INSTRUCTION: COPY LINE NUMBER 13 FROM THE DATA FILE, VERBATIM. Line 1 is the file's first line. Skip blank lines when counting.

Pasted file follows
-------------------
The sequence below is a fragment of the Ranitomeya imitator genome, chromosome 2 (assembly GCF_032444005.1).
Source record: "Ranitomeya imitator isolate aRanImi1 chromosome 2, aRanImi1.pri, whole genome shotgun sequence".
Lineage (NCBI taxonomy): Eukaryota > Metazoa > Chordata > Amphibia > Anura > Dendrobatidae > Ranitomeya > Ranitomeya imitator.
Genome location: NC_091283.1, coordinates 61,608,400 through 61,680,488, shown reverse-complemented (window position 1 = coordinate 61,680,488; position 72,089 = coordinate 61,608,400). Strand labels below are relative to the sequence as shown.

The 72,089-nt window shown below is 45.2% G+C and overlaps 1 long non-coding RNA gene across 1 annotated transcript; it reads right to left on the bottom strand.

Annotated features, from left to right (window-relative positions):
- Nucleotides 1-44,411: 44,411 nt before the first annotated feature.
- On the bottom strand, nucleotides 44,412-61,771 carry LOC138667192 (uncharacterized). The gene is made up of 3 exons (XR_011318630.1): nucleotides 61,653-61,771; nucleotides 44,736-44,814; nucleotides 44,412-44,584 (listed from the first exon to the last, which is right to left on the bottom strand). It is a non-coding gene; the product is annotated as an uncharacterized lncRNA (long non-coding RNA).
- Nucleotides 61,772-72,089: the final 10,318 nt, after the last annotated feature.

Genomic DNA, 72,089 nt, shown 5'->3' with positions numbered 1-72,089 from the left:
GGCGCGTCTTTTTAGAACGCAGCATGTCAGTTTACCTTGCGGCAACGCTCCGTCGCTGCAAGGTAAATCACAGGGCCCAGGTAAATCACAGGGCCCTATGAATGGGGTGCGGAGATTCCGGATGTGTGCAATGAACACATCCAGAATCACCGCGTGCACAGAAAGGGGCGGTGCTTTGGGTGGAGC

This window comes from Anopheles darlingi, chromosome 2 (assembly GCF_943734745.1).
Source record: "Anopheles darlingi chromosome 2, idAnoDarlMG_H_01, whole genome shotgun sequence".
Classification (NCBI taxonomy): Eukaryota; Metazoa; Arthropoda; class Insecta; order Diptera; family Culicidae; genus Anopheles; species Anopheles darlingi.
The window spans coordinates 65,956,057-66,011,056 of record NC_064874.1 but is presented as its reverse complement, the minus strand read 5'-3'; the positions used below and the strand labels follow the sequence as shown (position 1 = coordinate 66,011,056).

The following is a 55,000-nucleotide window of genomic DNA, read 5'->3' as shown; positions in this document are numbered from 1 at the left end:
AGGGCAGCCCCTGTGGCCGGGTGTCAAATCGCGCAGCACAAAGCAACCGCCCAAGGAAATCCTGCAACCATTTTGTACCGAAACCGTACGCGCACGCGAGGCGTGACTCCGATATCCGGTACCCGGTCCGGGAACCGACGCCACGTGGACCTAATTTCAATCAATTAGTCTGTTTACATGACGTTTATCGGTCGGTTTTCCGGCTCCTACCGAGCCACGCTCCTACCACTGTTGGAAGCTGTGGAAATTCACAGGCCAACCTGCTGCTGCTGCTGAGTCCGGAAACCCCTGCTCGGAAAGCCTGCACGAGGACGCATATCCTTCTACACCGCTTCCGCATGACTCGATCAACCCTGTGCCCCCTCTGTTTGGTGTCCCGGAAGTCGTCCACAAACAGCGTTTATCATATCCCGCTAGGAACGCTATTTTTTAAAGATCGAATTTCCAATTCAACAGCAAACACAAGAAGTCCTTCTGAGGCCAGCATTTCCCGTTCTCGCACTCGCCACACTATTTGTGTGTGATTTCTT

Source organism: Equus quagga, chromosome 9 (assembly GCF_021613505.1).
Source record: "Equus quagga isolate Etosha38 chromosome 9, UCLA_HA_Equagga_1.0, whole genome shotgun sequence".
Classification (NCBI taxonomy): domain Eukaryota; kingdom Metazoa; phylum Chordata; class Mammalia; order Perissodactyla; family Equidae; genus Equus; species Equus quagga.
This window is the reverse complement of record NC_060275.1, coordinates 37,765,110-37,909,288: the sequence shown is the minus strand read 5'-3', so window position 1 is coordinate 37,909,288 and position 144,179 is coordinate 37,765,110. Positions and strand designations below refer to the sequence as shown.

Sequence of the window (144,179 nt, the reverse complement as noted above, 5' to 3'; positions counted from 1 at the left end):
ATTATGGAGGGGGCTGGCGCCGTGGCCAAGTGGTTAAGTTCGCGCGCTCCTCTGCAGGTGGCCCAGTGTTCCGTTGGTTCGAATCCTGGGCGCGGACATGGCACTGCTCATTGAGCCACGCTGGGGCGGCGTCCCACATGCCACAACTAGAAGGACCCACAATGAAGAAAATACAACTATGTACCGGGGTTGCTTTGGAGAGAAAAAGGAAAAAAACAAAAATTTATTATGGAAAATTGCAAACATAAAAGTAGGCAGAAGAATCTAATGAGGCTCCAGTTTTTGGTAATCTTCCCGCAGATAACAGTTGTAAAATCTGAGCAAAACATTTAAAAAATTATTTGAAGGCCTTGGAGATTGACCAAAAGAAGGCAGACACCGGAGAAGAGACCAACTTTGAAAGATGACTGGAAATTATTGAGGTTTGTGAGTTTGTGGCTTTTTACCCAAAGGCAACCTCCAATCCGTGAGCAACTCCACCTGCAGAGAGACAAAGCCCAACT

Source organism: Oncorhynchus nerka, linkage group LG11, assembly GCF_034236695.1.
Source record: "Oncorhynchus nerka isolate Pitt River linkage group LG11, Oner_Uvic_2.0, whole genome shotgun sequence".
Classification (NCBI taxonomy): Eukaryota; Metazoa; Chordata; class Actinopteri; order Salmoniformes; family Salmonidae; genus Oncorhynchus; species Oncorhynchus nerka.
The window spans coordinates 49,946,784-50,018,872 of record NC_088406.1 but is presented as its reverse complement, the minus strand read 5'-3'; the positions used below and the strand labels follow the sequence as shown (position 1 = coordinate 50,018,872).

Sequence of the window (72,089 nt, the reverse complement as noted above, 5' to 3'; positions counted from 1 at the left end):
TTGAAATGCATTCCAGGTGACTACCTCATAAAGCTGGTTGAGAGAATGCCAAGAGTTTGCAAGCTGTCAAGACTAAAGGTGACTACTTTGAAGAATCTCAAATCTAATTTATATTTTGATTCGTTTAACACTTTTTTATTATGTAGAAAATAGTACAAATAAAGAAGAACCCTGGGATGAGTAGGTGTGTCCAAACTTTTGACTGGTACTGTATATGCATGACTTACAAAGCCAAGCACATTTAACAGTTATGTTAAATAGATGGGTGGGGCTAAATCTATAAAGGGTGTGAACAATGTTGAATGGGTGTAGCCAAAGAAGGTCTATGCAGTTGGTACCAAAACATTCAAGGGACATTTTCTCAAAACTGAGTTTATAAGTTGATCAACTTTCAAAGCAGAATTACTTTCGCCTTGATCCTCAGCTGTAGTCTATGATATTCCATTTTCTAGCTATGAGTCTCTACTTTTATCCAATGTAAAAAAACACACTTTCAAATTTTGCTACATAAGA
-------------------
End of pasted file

Source record: "Anopheles darlingi chromosome 2, idAnoDarlMG_H_01, whole genome shotgun sequence".